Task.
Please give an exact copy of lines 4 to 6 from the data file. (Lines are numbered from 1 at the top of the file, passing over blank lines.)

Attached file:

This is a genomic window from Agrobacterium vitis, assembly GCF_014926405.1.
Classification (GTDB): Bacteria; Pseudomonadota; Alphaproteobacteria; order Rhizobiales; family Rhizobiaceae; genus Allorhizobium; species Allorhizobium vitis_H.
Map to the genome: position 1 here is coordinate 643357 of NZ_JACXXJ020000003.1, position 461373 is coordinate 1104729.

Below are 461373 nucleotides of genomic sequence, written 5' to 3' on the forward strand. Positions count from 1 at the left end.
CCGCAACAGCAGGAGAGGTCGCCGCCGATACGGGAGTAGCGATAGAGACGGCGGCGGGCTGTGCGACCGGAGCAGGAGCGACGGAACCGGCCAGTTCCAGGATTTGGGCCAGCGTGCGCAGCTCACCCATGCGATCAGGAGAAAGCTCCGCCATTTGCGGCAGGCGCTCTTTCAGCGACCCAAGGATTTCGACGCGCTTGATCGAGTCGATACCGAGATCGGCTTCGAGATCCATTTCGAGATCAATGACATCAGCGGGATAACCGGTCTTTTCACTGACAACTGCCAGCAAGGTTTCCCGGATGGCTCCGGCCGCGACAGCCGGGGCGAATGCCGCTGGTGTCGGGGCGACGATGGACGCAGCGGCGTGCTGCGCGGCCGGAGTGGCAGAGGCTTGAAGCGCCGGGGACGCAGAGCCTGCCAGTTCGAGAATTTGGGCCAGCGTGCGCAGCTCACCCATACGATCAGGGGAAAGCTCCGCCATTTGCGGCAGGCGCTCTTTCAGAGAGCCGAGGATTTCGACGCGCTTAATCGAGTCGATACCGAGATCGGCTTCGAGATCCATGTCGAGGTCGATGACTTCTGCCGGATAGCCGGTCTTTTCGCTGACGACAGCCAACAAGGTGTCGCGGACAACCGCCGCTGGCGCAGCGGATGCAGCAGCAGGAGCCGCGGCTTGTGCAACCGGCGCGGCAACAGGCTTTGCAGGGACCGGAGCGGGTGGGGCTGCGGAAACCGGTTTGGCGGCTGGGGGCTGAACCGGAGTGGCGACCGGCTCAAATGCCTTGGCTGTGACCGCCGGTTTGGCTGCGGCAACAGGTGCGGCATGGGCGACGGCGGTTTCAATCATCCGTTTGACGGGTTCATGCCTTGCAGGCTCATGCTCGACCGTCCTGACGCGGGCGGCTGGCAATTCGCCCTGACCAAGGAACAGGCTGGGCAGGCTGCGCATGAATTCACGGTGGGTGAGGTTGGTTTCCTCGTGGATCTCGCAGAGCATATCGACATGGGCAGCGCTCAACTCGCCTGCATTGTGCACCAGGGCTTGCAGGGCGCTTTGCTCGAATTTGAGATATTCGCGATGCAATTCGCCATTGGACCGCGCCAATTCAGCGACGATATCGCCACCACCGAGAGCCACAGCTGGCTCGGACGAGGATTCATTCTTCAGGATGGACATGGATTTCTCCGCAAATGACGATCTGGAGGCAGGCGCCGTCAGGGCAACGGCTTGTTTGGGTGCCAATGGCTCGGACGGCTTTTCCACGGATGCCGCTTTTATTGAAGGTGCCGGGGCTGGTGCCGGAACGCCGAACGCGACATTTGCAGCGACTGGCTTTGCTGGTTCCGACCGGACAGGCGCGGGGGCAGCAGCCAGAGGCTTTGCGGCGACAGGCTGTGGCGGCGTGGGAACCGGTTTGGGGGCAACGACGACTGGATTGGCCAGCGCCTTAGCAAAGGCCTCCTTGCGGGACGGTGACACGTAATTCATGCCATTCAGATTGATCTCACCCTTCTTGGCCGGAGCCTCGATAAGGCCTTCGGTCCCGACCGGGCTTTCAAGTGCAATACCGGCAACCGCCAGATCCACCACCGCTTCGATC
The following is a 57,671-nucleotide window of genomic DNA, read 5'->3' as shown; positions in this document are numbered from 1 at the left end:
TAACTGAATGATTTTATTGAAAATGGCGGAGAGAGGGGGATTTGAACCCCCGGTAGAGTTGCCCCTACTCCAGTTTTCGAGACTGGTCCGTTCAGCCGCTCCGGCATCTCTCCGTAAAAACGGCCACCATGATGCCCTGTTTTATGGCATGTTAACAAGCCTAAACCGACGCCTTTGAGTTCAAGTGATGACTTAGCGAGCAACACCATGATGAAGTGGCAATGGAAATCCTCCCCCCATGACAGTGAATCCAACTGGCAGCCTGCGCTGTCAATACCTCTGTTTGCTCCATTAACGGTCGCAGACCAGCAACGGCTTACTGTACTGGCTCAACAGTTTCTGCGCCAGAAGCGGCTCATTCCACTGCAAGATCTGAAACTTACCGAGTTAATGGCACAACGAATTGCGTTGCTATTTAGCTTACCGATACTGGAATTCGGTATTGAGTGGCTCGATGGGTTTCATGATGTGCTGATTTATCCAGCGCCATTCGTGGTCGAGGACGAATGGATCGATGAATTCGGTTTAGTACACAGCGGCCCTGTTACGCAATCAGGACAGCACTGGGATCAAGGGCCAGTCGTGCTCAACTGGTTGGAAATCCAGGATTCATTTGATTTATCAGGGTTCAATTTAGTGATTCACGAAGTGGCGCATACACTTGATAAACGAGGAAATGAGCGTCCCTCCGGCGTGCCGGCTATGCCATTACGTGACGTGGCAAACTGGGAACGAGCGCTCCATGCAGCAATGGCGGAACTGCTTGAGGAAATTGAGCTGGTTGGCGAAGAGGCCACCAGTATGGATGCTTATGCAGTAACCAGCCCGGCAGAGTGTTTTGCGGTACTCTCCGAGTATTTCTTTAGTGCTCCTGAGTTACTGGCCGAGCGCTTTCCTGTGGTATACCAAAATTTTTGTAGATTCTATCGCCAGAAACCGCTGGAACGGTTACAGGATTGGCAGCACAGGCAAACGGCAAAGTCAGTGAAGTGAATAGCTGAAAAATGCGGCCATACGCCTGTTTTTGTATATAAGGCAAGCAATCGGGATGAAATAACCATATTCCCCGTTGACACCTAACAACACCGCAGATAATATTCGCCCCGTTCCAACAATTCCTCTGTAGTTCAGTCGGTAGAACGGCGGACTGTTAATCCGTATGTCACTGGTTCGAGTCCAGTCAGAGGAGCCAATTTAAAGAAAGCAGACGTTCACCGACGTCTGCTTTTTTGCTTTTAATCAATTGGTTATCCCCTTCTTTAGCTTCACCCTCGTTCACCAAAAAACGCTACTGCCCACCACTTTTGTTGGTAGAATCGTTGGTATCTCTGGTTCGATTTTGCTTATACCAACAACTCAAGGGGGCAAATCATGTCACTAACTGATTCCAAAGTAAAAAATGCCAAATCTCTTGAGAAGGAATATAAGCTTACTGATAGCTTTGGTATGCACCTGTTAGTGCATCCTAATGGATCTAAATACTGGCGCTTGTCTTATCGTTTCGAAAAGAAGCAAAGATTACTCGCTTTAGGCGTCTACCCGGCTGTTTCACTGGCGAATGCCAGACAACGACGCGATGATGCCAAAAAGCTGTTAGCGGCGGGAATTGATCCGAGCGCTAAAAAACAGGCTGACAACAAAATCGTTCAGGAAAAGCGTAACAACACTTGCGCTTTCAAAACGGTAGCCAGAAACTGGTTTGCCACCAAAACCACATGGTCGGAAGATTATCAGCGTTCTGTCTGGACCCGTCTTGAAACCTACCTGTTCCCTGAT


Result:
Below are 461373 nucleotides of genomic sequence, written 5' to 3' on the forward strand. Positions count from 1 at the left end.
CCGCAACAGCAGGAGAGGTCGCCGCCGATACGGGAGTAGCGATAGAGACGGCGGCGGGCTGTGCGACCGGAGCAGGAGCGACGGAACCGGCCAGTTCCAGGATTTGGGCCAGCGTGCGCAGCTCACCCATGCGATCAGGAGAAAGCTCCGCCATTTGCGGCAGGCGCTCTTTCAGCGACCCAAGGATTTCGACGCGCTTGATCGAGTCGATACCGAGATCGGCTTCGAGATCCATTTCGAGATCAATGACATCAGCGGGATAACCGGTCTTTTCACTGACAACTGCCAGCAAGGTTTCCCGGATGGCTCCGGCCGCGACAGCCGGGGCGAATGCCGCTGGTGTCGGGGCGACGATGGACGCAGCGGCGTGCTGCGCGGCCGGAGTGGCAGAGGCTTGAAGCGCCGGGGACGCAGAGCCTGCCAGTTCGAGAATTTGGGCCAGCGTGCGCAGCTCACCCATACGATCAGGGGAAAGCTCCGCCATTTGCGGCAGGCGCTCTTTCAGAGAGCCGAGGATTTCGACGCGCTTAATCGAGTCGATACCGAGATCGGCTTCGAGATCCATGTCGAGGTCGATGACTTCTGCCGGATAGCCGGTCTTTTCGCTGACGACAGCCAACAAGGTGTCGCGGACAACCGCCGCTGGCGCAGCGGATGCAGCAGCAGGAGCCGCGGCTTGTGCAACCGGCGCGGCAACAGGCTTTGCAGGGACCGGAGCGGGTGGGGCTGCGGAAACCGGTTTGGCGGCTGGGGGCTGAACCGGAGTGGCGACCGGCTCAAATGCCTTGGCTGTGACCGCCGGTTTGGCTGCGGCAACAGGTGCGGCATGGGCGACGGCGGTTTCAATCATCCGTTTGACGGGTTCATGCCTTGCAGGCTCATGCTCGACCGTCCTGACGCGGGCGGCTGGCAATTCGCCCTGACCAAGGAACAGGCTGGGCAGGCTGCGCATGAATTCACGGTGGGTGAGGTTGGTTTCCTCGTGGATCTCGCAGAGCATATCGACATGGGCAGCGCTCAACTCGCCTGCATTGTGCACCAGGGCTTGCAGGGCGCTTTGCTCGAATTTGAGATATTCGCGATGCAATTCGCCATTGGACCGCGCCAATTCAGCGACGATATCGCCACCACCGAGAGCCACAGCTGGCTCGGACGAGGATTCATTCTTCAGGATGGACATGGATTTCTCCGCAAATGACGATCTGGAGGCAGGCGCCGTCAGGGCAACGGCTTGTTTGGGTGCCAATGGCTCGGACGGCTTTTCCACGGATGCCGCTTTTATTGAAGGTGCCGGGGCTGGTGCCGGAACGCCGAACGCGACATTTGCAGCGACTGGCTTTGCTGGTTCCGACCGGACAGGCGCGGGGGCAGCAGCCAGAGGCTTTGCGGCGACAGGCTGTGGCGGCGTGGGAACCGGTTTGGGGGCAACGACGACTGGATTGGCCAGCGCCTTAGCAAAGGCCTCCTTGCGGGACGGTGACACGTAATTCATGCCATTCAGATTGATCTCACCCTTCTTGGCCGGAGCCTCGATAAGGCCTTCGGTCCCGACCGGGCTTTCAAGTGCAATACCGGCAACCGCCAGATCCACCACCGCTTCGATC
The following is a 57,671-nucleotide window of genomic DNA, read 5'->3' as shown; positions in this document are numbered from 1 at the left end: